Introduction; 1. Health as Money; 2. A Political Medicine; 3. Prelude to the Sanitary Report, 1833-1838; 4. The Making of the Sanitary Report, 1839-1842; 5. The Sanitary Report; 6. Chadwick's Evidence: The Local Reports; 7. Sanitation Triumphant: The Health of Towns Commission, 1843-1845; 8. The Politics of Public Health, 1841-1848; 9. Selling Sanitation: the Inspectors and the Local Authorities, 1848-1854; 10. Lost in the Pipes; Conclusion; Bibliography.
A revisionist account of the story of the foundations of public health in industrial revolution Britain.
Review of the hardback: 'In this splendid scholarly study, Chris
Hamlin offers a major reinterpretation of Edwin Chadwick and the
public health movement. The consequences of Chadwick's politics are
with us to the present day. This is indispensable reading for
anyone interested in health and welfare.' The Wellcome Institute
for the History of Medicine
Review of the hardback: 'Hamlin tells us how public health was 'invented' about 150 years ago, with Chadwick as the key actor, and tells it with such pace and excitement that it is hard to put down. Every educated person should read it: certainly all politicians, doctors, every student of public health and all concerned with international development.' London School of Hygiene and Tropical Medicine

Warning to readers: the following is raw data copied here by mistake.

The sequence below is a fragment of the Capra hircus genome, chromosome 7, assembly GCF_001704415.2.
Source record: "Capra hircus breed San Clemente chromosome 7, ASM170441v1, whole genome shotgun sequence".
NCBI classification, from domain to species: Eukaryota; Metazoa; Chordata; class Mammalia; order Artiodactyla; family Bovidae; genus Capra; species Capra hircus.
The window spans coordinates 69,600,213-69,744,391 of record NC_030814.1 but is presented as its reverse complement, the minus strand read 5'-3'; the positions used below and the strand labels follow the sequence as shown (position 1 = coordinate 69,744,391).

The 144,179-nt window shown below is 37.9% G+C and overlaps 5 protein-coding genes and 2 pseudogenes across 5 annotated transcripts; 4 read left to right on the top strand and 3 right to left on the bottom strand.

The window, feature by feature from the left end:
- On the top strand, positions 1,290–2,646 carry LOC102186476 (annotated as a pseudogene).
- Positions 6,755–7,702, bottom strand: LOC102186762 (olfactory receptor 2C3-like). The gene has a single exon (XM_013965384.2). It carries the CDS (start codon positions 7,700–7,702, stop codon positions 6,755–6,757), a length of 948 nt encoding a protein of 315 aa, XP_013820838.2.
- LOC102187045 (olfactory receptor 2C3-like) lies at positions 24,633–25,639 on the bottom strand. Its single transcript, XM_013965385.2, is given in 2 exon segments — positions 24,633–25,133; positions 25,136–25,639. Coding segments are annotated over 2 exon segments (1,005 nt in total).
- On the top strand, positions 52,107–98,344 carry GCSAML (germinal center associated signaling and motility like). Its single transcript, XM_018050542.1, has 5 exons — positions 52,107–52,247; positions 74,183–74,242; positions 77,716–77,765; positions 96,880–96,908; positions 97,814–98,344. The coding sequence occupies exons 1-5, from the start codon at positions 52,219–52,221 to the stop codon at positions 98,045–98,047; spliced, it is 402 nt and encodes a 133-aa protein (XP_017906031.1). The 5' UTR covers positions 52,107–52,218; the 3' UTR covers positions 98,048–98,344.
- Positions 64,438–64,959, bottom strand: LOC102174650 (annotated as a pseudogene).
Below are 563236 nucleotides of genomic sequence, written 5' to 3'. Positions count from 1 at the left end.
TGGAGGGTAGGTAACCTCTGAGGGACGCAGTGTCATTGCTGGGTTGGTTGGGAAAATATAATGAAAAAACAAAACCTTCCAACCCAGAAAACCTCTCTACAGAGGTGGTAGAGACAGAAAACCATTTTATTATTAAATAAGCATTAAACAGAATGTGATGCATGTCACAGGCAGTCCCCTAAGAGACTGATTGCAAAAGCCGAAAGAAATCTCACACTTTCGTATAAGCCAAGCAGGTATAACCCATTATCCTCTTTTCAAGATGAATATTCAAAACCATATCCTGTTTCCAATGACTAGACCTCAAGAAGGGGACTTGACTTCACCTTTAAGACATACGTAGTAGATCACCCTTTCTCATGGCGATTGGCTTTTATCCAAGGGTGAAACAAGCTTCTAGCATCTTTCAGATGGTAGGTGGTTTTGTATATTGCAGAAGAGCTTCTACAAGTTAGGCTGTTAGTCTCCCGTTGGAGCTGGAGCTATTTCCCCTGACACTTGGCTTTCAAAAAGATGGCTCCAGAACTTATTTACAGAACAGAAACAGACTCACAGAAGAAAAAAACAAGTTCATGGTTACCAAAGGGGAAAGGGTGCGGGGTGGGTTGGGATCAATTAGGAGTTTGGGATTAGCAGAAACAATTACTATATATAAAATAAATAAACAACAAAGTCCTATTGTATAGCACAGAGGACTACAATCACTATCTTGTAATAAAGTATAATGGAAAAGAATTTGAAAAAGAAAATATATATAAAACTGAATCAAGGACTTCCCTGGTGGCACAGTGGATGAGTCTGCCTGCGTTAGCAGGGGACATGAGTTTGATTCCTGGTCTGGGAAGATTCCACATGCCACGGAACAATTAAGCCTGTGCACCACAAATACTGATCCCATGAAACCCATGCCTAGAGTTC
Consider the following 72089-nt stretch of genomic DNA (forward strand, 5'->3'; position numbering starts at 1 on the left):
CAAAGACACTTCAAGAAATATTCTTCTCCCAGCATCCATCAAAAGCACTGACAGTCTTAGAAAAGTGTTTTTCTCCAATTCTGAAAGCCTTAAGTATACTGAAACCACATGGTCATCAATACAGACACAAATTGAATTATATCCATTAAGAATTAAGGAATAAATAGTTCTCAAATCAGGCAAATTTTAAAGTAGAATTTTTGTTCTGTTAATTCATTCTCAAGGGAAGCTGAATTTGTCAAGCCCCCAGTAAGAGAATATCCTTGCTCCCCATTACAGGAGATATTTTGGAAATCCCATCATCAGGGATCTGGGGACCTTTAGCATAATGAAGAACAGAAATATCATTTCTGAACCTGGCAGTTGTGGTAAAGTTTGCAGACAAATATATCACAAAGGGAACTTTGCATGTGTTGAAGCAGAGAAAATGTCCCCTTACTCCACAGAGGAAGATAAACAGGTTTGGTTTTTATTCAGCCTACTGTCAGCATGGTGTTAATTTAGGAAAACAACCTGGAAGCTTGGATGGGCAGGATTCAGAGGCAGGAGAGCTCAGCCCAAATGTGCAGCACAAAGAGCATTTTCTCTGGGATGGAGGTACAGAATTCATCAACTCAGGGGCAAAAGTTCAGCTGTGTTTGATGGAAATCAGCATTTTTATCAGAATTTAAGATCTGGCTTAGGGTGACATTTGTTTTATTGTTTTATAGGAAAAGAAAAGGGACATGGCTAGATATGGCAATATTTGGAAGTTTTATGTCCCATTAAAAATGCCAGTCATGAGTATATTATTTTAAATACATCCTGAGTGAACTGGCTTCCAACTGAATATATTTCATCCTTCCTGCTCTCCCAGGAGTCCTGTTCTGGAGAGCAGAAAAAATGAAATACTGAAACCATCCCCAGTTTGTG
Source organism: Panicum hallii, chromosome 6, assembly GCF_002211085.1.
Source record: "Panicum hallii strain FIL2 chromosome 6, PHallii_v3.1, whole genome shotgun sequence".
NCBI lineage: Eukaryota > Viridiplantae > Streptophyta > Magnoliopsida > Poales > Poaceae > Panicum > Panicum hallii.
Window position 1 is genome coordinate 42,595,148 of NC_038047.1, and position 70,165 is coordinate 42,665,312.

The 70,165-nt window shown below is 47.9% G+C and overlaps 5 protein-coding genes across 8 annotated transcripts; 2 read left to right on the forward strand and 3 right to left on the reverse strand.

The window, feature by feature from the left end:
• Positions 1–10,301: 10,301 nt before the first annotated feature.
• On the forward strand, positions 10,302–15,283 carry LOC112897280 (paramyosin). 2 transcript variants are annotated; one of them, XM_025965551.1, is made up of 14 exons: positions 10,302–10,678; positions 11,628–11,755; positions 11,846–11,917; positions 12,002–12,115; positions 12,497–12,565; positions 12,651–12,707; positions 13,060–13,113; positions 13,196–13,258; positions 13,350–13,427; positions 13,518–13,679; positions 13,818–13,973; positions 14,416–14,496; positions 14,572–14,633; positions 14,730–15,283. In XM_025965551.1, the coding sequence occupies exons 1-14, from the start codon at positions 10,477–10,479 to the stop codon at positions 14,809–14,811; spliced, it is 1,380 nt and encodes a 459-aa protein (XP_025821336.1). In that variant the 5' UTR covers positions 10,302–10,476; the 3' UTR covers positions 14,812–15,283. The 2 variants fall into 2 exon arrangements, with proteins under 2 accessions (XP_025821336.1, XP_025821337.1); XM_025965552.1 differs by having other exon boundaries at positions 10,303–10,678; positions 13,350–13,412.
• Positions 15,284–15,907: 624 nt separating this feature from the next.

Review of the hardback: 'Christopher Hamlin is among the best and most incisive innovators in nineteenth century environmental, medical and cultural history. In Public Health and Social Justice in the Age of Chadwick, he has produced a re-evaluation which will become seminal. Even more importantly, Hamlin persuades us radically to rethink and redefine what we mean when we talk about 'public health'.' Bill Luckin, University of London